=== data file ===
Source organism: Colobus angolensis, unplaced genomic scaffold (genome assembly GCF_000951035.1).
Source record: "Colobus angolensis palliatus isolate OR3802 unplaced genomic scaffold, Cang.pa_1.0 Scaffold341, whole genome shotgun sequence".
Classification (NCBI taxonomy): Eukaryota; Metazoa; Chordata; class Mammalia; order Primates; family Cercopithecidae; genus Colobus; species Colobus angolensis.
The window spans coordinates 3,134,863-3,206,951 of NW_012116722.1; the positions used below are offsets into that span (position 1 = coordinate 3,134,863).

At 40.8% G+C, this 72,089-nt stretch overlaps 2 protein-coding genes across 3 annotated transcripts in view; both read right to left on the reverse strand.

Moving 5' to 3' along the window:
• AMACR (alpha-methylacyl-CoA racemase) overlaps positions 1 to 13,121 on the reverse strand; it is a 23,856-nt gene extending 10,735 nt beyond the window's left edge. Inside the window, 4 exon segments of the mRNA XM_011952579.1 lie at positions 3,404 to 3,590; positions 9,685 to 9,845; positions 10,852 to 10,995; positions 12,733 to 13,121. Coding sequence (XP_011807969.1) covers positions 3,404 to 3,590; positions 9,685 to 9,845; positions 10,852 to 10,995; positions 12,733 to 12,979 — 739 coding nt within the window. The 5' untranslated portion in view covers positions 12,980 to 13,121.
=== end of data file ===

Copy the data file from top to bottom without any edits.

Source organism: Colobus angolensis, unplaced genomic scaffold (genome assembly GCF_000951035.1).
Source record: "Colobus angolensis palliatus isolate OR3802 unplaced genomic scaffold, Cang.pa_1.0 Scaffold341, whole genome shotgun sequence".
Classification (NCBI taxonomy): Eukaryota; Metazoa; Chordata; class Mammalia; order Primates; family Cercopithecidae; genus Colobus; species Colobus angolensis.
The window spans coordinates 3,134,863-3,206,951 of NW_012116722.1; the positions used below are offsets into that span (position 1 = coordinate 3,134,863).

At 40.8% G+C, this 72,089-nt stretch overlaps 2 protein-coding genes across 3 annotated transcripts in view; both read right to left on the reverse strand.

Moving 5' to 3' along the window:
• AMACR (alpha-methylacyl-CoA racemase) overlaps positions 1 to 13,121 on the reverse strand; it is a 23,856-nt gene extending 10,735 nt beyond the window's left edge. Inside the window, 4 exon segments of the mRNA XM_011952579.1 lie at positions 3,404 to 3,590; positions 9,685 to 9,845; positions 10,852 to 10,995; positions 12,733 to 13,121. Coding sequence (XP_011807969.1) covers positions 3,404 to 3,590; positions 9,685 to 9,845; positions 10,852 to 10,995; positions 12,733 to 12,979 — 739 coding nt within the window. The 5' untranslated portion in view covers positions 12,980 to 13,121.